Forgoing animal testing in favor of more effective, cruelty-free alternatives may seem like a no-brainer, but for many beauty brands, the reality is a little more complicated than that. Even if a company maintains an internal stance against the much-maligned practice, there are countries around the world that still require it before cosmetics can be introduced to their market. That quandary presents a moral issue for large-scale international brands that value their business overseas: Do they want to sell in China, which has strict guidelines that make animal testing a hard and fast rule, or do they want to preserve their cruelty-free status and the customers who cherish that?
In a controversial move that’s now made the company the target of criticism over the past few days, NARS chose the former. It’s a disappointing decision for many fans who love the makeup brand — especially considering it’s always boasted its cruelty-free status.
NARS explained the circumstances yesterday, in a statement posted to Instagram. “We want you to know that we hear you. The global elimination of animal testing needs to happen. We firmly believe that product and ingredient safety can be proven by non-animal methods, but we must comply with the local laws of the markets in which we operate, including in China,” the statement begins. “We have decided to make NARS available in China because we feel it is important to bring our vision of beauty and artistry to fans in the region. NARS does not test on animals or ask others to do so on our behalf, except where required by law.”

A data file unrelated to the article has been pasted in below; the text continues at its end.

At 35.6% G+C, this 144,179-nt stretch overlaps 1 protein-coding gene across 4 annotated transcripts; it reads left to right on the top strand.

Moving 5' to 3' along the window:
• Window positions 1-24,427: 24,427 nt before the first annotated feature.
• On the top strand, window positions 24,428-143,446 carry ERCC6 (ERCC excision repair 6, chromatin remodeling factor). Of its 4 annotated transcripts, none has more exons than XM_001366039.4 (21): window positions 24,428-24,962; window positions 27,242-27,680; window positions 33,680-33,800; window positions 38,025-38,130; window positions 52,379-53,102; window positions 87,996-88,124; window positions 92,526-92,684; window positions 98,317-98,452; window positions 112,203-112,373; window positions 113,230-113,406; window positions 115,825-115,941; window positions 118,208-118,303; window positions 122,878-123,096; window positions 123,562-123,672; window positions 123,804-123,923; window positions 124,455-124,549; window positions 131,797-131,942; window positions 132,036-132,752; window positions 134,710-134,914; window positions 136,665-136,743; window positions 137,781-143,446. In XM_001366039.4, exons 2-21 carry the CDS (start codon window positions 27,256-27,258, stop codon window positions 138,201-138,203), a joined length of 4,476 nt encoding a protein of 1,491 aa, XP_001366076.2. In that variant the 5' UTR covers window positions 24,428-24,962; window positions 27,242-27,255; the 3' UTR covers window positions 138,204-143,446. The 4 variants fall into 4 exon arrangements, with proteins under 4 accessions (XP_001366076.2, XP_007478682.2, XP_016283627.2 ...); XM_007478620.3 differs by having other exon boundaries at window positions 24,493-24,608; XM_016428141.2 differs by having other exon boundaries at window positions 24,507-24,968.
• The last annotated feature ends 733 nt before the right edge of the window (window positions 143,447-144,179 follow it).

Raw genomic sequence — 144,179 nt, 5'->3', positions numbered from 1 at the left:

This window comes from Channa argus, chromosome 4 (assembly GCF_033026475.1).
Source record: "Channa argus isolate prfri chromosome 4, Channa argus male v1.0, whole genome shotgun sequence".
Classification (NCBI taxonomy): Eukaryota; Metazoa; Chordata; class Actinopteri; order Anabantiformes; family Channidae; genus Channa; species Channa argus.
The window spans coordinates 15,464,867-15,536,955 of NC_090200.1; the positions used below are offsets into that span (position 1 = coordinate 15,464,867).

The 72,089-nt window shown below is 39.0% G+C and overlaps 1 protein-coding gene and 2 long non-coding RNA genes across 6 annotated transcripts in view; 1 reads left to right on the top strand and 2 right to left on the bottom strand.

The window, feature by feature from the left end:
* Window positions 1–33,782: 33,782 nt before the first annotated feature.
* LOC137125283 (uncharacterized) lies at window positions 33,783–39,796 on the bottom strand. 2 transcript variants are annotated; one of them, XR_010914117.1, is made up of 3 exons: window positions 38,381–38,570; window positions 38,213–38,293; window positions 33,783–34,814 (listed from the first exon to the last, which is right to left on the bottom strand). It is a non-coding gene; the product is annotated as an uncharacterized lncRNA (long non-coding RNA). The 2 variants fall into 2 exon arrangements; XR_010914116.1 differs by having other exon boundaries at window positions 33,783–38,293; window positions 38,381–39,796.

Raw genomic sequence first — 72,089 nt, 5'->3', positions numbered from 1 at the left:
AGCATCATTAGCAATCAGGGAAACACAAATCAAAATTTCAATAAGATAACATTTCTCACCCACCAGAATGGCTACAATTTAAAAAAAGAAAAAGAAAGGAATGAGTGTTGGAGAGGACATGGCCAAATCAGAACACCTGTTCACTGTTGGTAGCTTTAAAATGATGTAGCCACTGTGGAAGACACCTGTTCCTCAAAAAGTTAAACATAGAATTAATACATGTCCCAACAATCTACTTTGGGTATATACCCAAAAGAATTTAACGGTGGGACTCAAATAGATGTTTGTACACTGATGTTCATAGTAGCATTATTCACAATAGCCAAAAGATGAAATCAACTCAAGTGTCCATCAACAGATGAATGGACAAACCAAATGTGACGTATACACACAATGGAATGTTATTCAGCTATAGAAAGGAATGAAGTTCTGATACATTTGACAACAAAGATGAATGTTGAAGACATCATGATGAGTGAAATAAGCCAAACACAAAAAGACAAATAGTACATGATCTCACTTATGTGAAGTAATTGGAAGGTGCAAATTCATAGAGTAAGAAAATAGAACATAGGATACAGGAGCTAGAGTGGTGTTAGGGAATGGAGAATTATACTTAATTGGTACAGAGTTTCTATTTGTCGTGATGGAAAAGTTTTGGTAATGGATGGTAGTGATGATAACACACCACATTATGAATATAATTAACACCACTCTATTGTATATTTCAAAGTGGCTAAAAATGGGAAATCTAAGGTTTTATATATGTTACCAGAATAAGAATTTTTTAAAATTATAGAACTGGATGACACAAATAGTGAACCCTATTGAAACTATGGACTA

In no uncertain terms: Moving into the Chinese market, as the brand has set out to do, means abiding by the country’s rules and regulations, which state, point blank, that it is currently required by law for all products from foreign cosmetics companies to be tested on animals. (Although they are beginning to consider other methods.) While NARS says that it actively supports the development of alternative testing methods in China and around the world, many fans were quick to note that an even better strategy would be to refuse to make products available in China altogether until the policies have changed.
At the same time, the more people get outraged and are given a platform to make their voices heard, the more awareness is raised, and the more progress is made against animal testing in the long run. With several countries now having banned the practice over the last few years, and many more acknowledging the massive demand for cruelty-free alternatives and reevaluating their stances as such, changes are being made — but the fight certainly isn't over. For a list of our favorite cruelty-free brands, click here.